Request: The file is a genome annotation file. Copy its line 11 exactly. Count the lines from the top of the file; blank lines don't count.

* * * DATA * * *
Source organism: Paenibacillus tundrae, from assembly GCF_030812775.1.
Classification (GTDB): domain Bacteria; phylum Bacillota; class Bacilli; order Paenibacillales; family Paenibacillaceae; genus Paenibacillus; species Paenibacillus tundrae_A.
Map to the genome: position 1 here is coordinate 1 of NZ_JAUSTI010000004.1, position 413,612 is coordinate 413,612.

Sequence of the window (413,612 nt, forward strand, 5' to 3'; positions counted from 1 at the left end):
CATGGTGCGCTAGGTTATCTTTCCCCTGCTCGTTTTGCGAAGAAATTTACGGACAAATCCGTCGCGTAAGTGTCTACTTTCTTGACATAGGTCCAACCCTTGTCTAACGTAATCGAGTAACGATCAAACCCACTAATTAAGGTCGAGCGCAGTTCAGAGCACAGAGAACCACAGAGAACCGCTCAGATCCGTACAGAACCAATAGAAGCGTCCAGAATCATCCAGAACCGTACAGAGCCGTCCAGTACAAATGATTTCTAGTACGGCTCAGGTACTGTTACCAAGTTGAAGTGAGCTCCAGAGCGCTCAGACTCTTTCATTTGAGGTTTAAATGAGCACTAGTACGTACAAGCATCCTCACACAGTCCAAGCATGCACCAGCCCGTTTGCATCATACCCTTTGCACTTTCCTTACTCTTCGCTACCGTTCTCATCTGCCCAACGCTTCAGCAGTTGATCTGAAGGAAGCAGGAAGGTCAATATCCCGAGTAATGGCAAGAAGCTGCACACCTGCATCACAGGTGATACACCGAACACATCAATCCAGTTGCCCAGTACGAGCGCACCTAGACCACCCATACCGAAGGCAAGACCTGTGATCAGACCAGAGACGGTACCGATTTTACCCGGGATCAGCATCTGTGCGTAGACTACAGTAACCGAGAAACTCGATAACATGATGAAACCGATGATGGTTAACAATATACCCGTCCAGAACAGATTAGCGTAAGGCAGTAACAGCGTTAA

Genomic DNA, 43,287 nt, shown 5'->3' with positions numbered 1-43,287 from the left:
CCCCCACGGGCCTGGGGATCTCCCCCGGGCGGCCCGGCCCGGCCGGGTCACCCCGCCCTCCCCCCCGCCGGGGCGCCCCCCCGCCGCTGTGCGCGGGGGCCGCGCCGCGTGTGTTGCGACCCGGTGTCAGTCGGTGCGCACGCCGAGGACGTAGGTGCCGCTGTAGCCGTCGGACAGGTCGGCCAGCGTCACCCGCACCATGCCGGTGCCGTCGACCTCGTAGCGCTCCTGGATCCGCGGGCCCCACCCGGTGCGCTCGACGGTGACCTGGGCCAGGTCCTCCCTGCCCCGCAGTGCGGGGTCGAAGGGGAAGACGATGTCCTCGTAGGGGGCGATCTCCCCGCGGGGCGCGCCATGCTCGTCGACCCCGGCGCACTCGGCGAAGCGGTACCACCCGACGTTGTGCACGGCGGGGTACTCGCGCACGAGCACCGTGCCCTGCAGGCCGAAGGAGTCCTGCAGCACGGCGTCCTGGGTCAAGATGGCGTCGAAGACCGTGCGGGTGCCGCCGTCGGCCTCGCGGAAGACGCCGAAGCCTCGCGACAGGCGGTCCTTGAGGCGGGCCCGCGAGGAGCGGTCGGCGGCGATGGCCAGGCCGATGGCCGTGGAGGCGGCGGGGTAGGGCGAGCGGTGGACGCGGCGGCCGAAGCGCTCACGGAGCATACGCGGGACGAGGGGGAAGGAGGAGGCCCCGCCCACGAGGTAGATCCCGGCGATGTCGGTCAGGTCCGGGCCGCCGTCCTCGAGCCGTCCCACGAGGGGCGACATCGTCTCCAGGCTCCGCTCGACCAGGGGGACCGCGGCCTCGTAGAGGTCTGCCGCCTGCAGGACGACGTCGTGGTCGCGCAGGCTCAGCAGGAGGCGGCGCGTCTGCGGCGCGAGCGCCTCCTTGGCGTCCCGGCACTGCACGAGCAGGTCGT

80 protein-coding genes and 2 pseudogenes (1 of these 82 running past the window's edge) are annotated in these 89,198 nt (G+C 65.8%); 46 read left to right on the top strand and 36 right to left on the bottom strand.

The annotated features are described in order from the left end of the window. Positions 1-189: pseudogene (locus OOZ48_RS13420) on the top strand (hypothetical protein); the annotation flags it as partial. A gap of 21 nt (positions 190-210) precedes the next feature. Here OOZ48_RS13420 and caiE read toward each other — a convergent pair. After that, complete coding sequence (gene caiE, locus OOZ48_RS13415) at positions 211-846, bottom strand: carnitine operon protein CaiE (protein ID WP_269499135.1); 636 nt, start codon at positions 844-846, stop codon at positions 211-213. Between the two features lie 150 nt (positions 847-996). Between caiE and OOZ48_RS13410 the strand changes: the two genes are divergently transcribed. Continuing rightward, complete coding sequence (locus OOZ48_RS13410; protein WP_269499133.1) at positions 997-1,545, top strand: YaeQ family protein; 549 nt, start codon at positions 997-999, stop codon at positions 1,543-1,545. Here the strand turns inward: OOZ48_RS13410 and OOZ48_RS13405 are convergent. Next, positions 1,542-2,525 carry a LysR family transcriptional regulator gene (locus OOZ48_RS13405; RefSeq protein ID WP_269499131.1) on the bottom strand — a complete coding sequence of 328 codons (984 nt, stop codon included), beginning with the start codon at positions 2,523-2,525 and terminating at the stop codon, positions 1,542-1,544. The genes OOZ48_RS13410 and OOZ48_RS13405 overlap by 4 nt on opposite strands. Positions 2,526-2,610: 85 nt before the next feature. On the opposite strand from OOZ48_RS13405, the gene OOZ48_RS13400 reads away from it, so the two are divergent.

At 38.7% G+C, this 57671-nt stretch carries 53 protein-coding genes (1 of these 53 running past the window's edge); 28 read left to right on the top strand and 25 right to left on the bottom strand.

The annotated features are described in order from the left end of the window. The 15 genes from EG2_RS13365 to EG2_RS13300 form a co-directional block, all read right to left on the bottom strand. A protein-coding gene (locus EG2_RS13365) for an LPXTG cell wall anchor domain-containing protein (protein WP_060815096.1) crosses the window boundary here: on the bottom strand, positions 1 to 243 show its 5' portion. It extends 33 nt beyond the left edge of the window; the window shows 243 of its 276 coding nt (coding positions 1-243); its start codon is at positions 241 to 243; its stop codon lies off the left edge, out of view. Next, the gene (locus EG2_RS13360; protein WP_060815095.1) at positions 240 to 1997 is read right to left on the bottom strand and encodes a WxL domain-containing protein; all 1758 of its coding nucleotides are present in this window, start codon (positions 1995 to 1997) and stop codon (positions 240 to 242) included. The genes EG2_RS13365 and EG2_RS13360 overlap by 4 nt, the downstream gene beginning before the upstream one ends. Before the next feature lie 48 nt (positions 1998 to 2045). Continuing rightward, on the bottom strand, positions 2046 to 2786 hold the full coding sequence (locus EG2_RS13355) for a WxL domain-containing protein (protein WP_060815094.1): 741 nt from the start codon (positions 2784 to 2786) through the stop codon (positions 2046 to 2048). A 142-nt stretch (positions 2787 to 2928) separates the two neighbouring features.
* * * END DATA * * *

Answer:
The annotated features are described in order from the left end of the window. The 15 genes from EG2_RS13365 to EG2_RS13300 form a co-directional block, all read right to left on the bottom strand. A protein-coding gene (locus EG2_RS13365) for an LPXTG cell wall anchor domain-containing protein (protein WP_060815096.1) crosses the window boundary here: on the bottom strand, positions 1 to 243 show its 5' portion. It extends 33 nt beyond the left edge of the window; the window shows 243 of its 276 coding nt (coding positions 1-243); its start codon is at positions 241 to 243; its stop codon lies off the left edge, out of view. Next, the gene (locus EG2_RS13360; protein WP_060815095.1) at positions 240 to 1997 is read right to left on the bottom strand and encodes a WxL domain-containing protein; all 1758 of its coding nucleotides are present in this window, start codon (positions 1995 to 1997) and stop codon (positions 240 to 242) included. The genes EG2_RS13365 and EG2_RS13360 overlap by 4 nt, the downstream gene beginning before the upstream one ends. Before the next feature lie 48 nt (positions 1998 to 2045). Continuing rightward, on the bottom strand, positions 2046 to 2786 hold the full coding sequence (locus EG2_RS13355) for a WxL domain-containing protein (protein WP_060815094.1): 741 nt from the start codon (positions 2784 to 2786) through the stop codon (positions 2046 to 2048). A 142-nt stretch (positions 2787 to 2928) separates the two neighbouring features.